Why “No Person, No Past, No Path, No Me, No You” Is Only Half The Story
“In the beginning, trees were trees,
mountains were mountains,
and rivers were rivers.
Then came a time when trees were no longer trees,
mountains were no longer mountains,
and rivers were no longer rivers.
Now, trees are once again trees,
mountains are once again mountains,
and rivers are once again rivers.”
– Zen saying
People sometimes tell me that they think this message is nihilistic. That it’s life-denying, that it separates the “absolute” from the “relative”, emphasises the absolute and denies the relative. Then again, there are many people who read my books and see that what I’m really talking about is unconditional love and unity and the end of all seeking. Anyway, I’m fascinated by the varying responses.
Sometimes the interpretations of what I write (or more correctly, what gets written!) do not at all match what is being communicated. Somebody recently hit the nail on the head when they suggested that upon hearing and believing the words “there is nothing to get”, someone might just go and commit suicide because life was pointless. It’s possible that the words could be taken that way. And at the same time, that would be to absolutely miss what the words are getting at. Violence – of any sort – is not being condoned here.
The books were written as a confession of what is seen clearly over here: right here, right now, this is the miracle, the divine Mystery. And yes, of course, those are just words, they don’t come close to it at all. When I say things like “I am That” or “everything is God”, of course we’re back into duality again (inside vs. outside, this vs. that, God vs. not-God). It’s unavoidable when using language. What those words are really trying to point to is the ineffable isness that is this … totally and completely and utterly beyond words.
The Tao that can be told is not the eternal Tao. Over here, there is a knowing that not a single word Jeff writes or says about this could ever be true. The wonder of this, the aliveness of what’s happening, cannot be spoken of… and yet still, as I always say, why not try. The Tao that can be named is not the eternal Name, but that doesn’t stop you from writing the Tao Te Ching. When the why goes, all you’re left with is the why not, and that’s the freedom in this expression.
Let me tell you a little story. In the beginning, trees were trees, mountains were mountains, and rivers were rivers. Then, after years of all sorts of mind-blowing spiritual experiences, thinking that I was God, that everything was Buddha, etc, there was, finally, a falling-away of all of those concepts, of every concept known to man. Finally, after a lifetime of words, there were no more words. No more words for this. What was seen is that everything is One (and yes, of course, not even that, because “everything is One”, well, that would just be another concept too!) There wasn’t even that. Not even “everything is One”. There was nothing. No, actually, there wasn’t even “nothing” but that’s the word that comes closest. For a long while the nothingness of everything was the only reality. There had been a falling into the Void. Trees were no longer trees, mountains were no longer mountains, and rivers were no longer rivers. There was nothing. No me. No you. No world. No past. No future. Nothing to get. No meaning. No point.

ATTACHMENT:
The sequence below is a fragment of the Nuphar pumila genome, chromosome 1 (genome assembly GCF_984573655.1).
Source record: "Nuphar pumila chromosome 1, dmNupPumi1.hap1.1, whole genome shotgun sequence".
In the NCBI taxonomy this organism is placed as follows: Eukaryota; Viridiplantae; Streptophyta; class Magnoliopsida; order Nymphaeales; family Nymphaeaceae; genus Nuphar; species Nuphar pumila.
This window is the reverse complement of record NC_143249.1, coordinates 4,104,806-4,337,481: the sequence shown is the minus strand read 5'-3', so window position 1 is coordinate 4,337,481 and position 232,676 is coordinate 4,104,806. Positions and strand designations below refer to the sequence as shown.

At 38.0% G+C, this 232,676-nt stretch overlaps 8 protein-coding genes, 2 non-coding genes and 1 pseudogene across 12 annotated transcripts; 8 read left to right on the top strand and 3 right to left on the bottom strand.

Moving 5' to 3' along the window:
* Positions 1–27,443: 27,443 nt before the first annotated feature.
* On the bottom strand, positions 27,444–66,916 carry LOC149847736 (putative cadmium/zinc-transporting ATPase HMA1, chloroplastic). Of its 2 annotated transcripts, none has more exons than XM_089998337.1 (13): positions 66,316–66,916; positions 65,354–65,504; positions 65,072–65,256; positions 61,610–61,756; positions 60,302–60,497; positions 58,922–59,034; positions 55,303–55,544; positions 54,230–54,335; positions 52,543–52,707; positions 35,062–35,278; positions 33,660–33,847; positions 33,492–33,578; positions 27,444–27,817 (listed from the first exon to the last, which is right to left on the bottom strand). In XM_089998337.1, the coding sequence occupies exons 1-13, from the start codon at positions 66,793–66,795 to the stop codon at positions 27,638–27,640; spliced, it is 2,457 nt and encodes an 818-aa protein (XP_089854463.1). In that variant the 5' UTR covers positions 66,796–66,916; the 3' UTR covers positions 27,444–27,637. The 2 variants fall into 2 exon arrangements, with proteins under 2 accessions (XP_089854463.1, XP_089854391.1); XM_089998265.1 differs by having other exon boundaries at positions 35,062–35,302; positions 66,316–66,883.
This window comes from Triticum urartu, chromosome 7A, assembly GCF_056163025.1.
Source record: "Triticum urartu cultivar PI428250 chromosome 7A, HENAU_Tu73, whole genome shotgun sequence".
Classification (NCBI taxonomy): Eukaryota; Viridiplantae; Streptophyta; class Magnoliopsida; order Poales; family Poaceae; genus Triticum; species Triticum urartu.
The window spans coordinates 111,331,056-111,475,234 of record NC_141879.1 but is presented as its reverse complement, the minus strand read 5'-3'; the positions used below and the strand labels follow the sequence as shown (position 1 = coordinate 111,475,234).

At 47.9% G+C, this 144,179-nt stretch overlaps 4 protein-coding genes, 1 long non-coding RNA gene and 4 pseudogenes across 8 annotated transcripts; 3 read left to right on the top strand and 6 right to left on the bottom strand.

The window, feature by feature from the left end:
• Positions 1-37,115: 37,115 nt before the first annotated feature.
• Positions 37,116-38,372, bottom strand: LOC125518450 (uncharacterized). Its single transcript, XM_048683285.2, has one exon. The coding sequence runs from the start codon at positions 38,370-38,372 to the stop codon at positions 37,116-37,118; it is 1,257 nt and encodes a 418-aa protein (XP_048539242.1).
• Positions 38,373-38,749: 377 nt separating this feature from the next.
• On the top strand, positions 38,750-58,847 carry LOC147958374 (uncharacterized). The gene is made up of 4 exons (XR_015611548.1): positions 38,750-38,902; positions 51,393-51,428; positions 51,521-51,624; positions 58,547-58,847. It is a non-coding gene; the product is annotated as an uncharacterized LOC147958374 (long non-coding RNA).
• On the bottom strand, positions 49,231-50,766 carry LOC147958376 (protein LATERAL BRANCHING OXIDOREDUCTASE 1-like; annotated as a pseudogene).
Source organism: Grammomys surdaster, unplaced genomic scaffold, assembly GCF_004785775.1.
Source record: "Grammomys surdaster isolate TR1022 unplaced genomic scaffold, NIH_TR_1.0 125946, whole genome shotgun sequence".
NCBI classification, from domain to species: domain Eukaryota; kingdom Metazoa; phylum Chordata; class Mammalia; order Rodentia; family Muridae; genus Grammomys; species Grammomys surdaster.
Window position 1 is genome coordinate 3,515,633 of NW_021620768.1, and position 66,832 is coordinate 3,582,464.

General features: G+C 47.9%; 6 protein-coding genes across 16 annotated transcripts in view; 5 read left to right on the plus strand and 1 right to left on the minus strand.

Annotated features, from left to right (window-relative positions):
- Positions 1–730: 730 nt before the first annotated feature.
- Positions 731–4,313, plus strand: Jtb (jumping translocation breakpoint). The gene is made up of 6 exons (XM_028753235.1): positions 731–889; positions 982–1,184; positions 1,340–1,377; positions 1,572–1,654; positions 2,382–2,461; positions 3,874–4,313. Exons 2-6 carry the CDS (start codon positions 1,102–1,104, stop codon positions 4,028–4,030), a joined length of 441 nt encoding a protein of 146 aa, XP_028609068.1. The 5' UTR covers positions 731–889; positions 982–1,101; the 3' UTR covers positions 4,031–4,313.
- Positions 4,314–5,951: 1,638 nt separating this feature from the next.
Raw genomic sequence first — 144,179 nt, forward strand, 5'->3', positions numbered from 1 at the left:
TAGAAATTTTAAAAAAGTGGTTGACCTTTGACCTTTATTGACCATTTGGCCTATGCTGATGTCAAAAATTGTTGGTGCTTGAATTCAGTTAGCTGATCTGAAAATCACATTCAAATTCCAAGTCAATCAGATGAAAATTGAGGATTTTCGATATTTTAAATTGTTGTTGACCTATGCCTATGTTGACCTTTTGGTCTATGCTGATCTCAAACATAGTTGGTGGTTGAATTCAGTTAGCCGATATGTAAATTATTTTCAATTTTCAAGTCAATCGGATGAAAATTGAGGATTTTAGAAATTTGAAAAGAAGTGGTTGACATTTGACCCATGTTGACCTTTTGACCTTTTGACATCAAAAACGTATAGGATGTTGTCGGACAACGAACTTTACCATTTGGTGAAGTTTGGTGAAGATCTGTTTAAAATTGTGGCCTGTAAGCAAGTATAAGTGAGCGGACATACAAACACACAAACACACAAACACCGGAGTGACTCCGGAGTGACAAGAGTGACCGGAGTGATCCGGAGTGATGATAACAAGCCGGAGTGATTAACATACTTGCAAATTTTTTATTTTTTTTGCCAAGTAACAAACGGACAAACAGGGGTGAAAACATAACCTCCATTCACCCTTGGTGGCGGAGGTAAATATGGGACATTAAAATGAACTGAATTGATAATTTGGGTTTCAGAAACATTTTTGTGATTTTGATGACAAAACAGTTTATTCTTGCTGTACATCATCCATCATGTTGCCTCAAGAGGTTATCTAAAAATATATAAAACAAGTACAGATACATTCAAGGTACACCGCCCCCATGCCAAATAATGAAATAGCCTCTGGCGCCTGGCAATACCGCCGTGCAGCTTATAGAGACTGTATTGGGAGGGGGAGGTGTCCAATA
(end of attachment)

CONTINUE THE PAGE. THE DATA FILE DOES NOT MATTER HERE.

But of course it cannot stop there. “I am nothing” or “there is nothing” – that’s still totally dualistic. What happened then is that nothing collapsed into everything, and that’s as close as I can come in words. The emptiness finally revealed itself to be total fullness. The detachment and pointlessness (“nothing matters! Everything is meaningless!”) gave way to a fullness of being, to a joy beyond words, a contentment without a name. You could say that Jeff died. The seeker died. The longing for something more died.
You see, there was a time, before the books and the talks, where I had fallen into the “everything is pointless, there is nothing I can do” trap and, well, for hours and days on end, I would just walk around my home town of Oxford, and there was absolutely nothing in existence, absolutely nothing happening at all. There was no world, no past or future, nothing. Only the Void. And it was all so very grey and lacking in joy. And I was so very, very serious about something called “spirituality” (and, funnily enough, it was at this time that I also believed I was awakened!). In the book Steppenwolf by Herman Hesse, this stance is summed up as follows:
“I [find] neither home nor company, nothing but a seat from which to view a stage where strange people [play] strange parts… Time and the world, money and power belong to the small people and the shallow people. To the rest, to the real men, belongs nothing.”